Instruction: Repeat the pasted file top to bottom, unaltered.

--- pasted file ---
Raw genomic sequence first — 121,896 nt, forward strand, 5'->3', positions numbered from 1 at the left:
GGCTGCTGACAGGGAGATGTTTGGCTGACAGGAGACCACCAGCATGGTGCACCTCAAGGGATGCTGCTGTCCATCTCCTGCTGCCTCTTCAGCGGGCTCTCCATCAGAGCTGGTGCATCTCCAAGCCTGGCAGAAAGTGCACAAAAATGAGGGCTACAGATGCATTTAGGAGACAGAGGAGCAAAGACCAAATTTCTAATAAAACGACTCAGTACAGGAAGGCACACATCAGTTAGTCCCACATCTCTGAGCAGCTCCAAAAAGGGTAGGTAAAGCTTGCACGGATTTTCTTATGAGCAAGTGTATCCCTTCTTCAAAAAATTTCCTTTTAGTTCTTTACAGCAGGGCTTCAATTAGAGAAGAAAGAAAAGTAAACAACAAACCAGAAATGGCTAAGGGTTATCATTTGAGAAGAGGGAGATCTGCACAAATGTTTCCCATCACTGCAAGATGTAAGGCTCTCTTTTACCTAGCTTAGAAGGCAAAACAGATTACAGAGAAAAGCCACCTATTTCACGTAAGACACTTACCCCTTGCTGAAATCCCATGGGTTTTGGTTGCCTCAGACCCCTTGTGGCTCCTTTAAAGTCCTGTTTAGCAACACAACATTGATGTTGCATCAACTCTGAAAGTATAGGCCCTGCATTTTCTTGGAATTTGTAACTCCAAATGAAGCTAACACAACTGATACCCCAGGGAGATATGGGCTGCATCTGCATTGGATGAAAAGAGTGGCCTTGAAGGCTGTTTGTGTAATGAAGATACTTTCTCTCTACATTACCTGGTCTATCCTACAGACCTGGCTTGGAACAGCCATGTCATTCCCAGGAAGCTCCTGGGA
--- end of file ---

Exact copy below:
Raw genomic sequence first — 121,896 nt, forward strand, 5'->3', positions numbered from 1 at the left:
GGCTGCTGACAGGGAGATGTTTGGCTGACAGGAGACCACCAGCATGGTGCACCTCAAGGGATGCTGCTGTCCATCTCCTGCTGCCTCTTCAGCGGGCTCTCCATCAGAGCTGGTGCATCTCCAAGCCTGGCAGAAAGTGCACAAAAATGAGGGCTACAGATGCATTTAGGAGACAGAGGAGCAAAGACCAAATTTCTAATAAAACGACTCAGTACAGGAAGGCACACATCAGTTAGTCCCACATCTCTGAGCAGCTCCAAAAAGGGTAGGTAAAGCTTGCACGGATTTTCTTATGAGCAAGTGTATCCCTTCTTCAAAAAATTTCCTTTTAGTTCTTTACAGCAGGGCTTCAATTAGAGAAGAAAGAAAAGTAAACAACAAACCAGAAATGGCTAAGGGTTATCATTTGAGAAGAGGGAGATCTGCACAAATGTTTCCCATCACTGCAAGATGTAAGGCTCTCTTTTACCTAGCTTAGAAGGCAAAACAGATTACAGAGAAAAGCCACCTATTTCACGTAAGACACTTACCCCTTGCTGAAATCCCATGGGTTTTGGTTGCCTCAGACCCCTTGTGGCTCCTTTAAAGTCCTGTTTAGCAACACAACATTGATGTTGCATCAACTCTGAAAGTATAGGCCCTGCATTTTCTTGGAATTTGTAACTCCAAATGAAGCTAACACAACTGATACCCCAGGGAGATATGGGCTGCATCTGCATTGGATGAAAAGAGTGGCCTTGAAGGCTGTTTGTGTAATGAAGATACTTTCTCTCTACATTACCTGGTCTATCCTACAGACCTGGCTTGGAACAGCCATGTCATTCCCAGGAAGCTCCTGGGA